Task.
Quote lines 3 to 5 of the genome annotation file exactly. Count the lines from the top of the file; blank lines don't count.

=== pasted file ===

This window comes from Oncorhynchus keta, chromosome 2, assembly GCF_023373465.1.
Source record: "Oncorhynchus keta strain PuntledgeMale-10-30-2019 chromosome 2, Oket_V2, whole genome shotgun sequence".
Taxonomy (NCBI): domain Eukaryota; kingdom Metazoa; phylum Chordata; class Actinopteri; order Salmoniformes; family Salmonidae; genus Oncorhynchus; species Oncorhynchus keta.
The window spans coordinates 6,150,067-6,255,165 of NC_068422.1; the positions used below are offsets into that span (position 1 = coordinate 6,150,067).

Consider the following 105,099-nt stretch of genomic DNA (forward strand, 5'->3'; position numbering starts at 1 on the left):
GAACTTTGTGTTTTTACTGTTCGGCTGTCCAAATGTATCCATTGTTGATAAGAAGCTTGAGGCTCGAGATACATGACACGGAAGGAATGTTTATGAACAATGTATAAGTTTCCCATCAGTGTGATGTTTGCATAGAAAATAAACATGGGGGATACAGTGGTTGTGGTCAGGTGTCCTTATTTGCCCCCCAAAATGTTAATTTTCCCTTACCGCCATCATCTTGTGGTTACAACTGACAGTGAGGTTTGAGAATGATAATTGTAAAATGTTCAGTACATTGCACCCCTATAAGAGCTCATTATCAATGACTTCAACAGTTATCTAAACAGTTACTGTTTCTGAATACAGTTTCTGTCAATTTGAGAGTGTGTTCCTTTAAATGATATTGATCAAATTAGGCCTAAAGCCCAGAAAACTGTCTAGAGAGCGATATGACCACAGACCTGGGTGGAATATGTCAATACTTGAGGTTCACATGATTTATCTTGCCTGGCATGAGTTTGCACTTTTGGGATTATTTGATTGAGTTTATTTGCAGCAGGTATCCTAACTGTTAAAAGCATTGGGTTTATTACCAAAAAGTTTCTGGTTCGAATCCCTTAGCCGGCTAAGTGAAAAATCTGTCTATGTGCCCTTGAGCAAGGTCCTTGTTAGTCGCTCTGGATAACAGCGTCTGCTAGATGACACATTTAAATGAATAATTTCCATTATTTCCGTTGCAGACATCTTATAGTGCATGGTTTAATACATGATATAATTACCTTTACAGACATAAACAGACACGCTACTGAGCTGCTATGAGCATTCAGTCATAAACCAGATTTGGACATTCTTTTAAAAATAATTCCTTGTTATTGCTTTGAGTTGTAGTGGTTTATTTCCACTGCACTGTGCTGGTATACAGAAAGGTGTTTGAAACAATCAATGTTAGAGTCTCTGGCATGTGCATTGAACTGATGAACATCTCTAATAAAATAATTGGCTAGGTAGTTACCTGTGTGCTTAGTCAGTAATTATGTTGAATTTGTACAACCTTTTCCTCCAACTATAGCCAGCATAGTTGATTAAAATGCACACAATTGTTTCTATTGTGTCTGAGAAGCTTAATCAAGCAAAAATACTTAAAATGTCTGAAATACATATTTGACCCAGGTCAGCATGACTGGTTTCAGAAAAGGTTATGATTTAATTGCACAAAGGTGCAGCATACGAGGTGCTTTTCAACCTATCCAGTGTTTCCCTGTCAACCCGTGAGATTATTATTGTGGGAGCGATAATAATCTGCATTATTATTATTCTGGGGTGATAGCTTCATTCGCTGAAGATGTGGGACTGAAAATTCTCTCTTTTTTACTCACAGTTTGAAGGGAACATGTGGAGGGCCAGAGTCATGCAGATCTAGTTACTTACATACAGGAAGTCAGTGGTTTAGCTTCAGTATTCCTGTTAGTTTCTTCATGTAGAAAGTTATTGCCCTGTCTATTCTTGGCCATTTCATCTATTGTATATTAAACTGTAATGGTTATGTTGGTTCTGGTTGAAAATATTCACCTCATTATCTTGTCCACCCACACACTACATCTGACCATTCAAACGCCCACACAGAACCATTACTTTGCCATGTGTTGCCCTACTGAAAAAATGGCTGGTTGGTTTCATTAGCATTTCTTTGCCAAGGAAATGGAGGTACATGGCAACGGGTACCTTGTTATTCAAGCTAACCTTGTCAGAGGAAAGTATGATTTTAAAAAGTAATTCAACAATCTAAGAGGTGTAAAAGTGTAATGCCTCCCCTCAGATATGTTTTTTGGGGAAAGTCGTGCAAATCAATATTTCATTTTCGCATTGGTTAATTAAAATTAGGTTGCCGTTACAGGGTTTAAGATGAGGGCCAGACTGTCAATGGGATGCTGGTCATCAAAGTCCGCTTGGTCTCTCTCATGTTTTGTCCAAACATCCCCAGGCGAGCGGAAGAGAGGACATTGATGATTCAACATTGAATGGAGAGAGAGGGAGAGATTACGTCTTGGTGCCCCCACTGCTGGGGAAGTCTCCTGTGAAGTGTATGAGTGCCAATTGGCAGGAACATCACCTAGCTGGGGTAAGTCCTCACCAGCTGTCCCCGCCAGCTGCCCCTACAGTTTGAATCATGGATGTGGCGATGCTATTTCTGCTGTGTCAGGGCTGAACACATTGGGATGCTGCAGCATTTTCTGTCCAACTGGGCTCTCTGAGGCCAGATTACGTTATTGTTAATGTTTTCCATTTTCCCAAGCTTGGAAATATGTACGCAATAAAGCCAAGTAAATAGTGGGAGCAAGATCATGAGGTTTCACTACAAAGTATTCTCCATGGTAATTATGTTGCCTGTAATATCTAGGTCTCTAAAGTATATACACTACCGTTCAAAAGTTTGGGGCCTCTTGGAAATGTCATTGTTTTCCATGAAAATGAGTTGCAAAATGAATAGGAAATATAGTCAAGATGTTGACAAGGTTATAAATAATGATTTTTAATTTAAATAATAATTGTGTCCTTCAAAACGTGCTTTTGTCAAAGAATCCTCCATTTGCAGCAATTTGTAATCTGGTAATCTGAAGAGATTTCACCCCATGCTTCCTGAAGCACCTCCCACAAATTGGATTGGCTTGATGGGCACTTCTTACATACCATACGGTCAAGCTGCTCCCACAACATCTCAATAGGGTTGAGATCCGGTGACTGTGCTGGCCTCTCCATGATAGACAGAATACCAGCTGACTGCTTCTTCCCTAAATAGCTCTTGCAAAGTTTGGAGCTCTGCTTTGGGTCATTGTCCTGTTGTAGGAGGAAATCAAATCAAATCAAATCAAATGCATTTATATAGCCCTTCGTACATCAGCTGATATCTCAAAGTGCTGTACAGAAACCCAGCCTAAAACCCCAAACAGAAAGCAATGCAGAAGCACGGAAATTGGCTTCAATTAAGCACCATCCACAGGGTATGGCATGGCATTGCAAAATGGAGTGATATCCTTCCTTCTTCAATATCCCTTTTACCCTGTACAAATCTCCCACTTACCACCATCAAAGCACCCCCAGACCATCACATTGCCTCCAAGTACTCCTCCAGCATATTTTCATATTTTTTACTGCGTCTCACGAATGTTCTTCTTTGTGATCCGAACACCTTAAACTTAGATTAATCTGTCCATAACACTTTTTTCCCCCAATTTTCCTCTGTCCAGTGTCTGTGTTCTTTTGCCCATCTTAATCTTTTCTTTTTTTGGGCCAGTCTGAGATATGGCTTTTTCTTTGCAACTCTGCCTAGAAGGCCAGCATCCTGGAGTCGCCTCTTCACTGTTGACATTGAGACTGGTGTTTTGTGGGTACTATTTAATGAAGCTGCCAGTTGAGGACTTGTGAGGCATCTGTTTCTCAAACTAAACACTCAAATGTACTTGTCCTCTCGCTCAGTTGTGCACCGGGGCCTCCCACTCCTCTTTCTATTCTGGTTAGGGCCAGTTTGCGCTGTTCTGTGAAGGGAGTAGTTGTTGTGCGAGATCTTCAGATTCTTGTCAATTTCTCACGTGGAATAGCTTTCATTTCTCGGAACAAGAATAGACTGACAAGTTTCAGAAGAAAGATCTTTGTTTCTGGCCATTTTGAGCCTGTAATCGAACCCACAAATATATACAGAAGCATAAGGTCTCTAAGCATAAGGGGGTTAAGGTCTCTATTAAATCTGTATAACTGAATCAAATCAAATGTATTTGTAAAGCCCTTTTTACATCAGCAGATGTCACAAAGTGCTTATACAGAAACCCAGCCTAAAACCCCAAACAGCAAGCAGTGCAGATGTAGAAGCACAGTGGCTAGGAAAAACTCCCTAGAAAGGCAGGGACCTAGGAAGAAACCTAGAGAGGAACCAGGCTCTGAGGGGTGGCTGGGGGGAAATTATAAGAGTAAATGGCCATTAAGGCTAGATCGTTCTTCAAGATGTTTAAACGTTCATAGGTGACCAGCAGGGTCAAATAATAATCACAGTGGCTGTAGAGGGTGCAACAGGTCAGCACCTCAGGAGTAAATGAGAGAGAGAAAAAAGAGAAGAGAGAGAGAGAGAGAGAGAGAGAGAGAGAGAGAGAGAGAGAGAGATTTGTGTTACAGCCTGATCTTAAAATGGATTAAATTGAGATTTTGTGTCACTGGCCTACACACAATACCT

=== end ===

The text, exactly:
Taxonomy (NCBI): domain Eukaryota; kingdom Metazoa; phylum Chordata; class Actinopteri; order Salmoniformes; family Salmonidae; genus Oncorhynchus; species Oncorhynchus keta.
The window spans coordinates 6,150,067-6,255,165 of NC_068422.1; the positions used below are offsets into that span (position 1 = coordinate 6,150,067).

Consider the following 105,099-nt stretch of genomic DNA (forward strand, 5'->3'; position numbering starts at 1 on the left):